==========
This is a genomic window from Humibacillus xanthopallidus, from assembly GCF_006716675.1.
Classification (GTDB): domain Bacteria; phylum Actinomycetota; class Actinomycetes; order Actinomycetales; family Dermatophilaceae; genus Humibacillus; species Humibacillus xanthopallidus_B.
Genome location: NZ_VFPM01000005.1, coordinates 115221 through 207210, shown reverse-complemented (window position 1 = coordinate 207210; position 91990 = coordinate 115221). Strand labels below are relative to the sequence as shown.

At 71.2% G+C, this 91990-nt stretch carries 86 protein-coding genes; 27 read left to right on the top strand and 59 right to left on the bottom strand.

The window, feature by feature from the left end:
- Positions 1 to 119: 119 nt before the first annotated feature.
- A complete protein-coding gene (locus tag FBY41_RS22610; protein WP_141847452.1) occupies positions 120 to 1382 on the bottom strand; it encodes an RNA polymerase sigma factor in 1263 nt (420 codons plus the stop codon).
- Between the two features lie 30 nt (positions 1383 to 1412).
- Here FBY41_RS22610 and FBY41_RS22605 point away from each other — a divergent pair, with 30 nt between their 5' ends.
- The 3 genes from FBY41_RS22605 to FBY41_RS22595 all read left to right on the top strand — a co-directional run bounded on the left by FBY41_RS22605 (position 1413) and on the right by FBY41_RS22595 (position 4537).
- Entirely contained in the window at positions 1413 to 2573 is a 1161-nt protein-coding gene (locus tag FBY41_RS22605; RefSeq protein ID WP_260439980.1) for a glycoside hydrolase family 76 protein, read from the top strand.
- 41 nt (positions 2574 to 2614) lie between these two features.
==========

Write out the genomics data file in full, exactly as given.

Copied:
This is a genomic window from Humibacillus xanthopallidus, from assembly GCF_006716675.1.
Classification (GTDB): domain Bacteria; phylum Actinomycetota; class Actinomycetes; order Actinomycetales; family Dermatophilaceae; genus Humibacillus; species Humibacillus xanthopallidus_B.
Genome location: NZ_VFPM01000005.1, coordinates 115221 through 207210, shown reverse-complemented (window position 1 = coordinate 207210; position 91990 = coordinate 115221). Strand labels below are relative to the sequence as shown.

At 71.2% G+C, this 91990-nt stretch carries 86 protein-coding genes; 27 read left to right on the top strand and 59 right to left on the bottom strand.

The window, feature by feature from the left end:
- Positions 1 to 119: 119 nt before the first annotated feature.
- A complete protein-coding gene (locus tag FBY41_RS22610; protein WP_141847452.1) occupies positions 120 to 1382 on the bottom strand; it encodes an RNA polymerase sigma factor in 1263 nt (420 codons plus the stop codon).
- Between the two features lie 30 nt (positions 1383 to 1412).
- Here FBY41_RS22610 and FBY41_RS22605 point away from each other — a divergent pair, with 30 nt between their 5' ends.
- The 3 genes from FBY41_RS22605 to FBY41_RS22595 all read left to right on the top strand — a co-directional run bounded on the left by FBY41_RS22605 (position 1413) and on the right by FBY41_RS22595 (position 4537).
- Entirely contained in the window at positions 1413 to 2573 is a 1161-nt protein-coding gene (locus tag FBY41_RS22605; RefSeq protein ID WP_260439980.1) for a glycoside hydrolase family 76 protein, read from the top strand.
- 41 nt (positions 2574 to 2614) lie between these two features.